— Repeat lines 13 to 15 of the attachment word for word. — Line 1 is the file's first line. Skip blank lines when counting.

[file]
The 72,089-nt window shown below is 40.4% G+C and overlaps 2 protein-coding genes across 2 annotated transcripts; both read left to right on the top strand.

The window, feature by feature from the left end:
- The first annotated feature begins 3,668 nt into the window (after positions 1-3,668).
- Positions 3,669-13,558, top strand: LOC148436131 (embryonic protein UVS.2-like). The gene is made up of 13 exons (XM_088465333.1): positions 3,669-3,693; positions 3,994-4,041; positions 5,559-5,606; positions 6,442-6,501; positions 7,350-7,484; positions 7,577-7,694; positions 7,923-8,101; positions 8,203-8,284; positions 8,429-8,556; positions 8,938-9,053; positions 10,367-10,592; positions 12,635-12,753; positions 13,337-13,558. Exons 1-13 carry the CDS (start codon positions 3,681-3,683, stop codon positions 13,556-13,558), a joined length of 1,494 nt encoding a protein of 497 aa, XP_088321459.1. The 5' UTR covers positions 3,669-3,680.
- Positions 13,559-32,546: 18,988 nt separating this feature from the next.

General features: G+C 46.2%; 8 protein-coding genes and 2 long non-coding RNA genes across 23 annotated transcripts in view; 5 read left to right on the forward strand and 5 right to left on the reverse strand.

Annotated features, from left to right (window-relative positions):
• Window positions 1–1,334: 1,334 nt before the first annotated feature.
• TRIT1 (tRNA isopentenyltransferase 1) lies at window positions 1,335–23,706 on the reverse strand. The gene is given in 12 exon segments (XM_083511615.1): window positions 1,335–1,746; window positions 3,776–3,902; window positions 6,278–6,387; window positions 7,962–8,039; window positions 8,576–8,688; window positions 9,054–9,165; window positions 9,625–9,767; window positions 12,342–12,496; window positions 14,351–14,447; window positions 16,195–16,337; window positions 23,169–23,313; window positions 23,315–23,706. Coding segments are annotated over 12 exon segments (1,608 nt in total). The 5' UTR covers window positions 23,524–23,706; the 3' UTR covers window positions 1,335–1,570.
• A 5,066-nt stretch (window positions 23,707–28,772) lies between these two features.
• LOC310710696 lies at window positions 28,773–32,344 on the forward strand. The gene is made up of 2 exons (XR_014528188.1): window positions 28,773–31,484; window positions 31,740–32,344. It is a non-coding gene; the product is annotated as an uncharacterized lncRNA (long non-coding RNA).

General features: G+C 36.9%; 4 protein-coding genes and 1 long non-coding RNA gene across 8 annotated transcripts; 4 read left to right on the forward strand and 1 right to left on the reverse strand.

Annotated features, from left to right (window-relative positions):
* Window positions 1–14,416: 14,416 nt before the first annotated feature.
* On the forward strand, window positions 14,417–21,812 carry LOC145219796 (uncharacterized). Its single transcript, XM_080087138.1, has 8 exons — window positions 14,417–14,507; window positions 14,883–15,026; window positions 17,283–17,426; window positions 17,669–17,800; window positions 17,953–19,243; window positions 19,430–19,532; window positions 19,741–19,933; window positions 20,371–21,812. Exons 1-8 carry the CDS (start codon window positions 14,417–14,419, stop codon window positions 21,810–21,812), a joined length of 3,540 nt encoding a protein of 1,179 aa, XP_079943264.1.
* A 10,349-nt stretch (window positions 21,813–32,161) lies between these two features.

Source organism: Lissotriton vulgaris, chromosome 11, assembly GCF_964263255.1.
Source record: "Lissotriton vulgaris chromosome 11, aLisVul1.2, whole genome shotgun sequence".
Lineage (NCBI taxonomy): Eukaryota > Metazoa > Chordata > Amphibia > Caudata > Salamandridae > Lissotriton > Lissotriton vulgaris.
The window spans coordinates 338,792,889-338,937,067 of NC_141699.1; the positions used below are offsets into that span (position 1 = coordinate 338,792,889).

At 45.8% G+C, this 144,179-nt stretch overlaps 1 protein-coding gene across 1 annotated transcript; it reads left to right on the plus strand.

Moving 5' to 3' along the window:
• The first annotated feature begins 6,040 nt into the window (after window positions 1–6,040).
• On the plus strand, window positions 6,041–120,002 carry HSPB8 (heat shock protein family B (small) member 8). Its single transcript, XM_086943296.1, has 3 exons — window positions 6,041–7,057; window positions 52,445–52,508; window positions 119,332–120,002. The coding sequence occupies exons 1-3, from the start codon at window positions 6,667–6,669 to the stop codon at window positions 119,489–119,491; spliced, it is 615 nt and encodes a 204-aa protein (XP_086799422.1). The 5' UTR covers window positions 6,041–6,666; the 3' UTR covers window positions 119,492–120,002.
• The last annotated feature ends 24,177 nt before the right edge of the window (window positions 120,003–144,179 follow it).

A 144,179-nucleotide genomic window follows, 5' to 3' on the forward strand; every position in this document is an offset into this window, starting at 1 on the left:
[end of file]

Annotated features, from left to right (window-relative positions):
* Window positions 1–14,416: 14,416 nt before the first annotated feature.
* On the forward strand, window positions 14,417–21,812 carry LOC145219796 (uncharacterized). Its single transcript, XM_080087138.1, has 8 exons — window positions 14,417–14,507; window positions 14,883–15,026; window positions 17,283–17,426; window positions 17,669–17,800; window positions 17,953–19,243; window positions 19,430–19,532; window positions 19,741–19,933; window positions 20,371–21,812. Exons 1-8 carry the CDS (start codon window positions 14,417–14,419, stop codon window positions 21,810–21,812), a joined length of 3,540 nt encoding a protein of 1,179 aa, XP_079943264.1.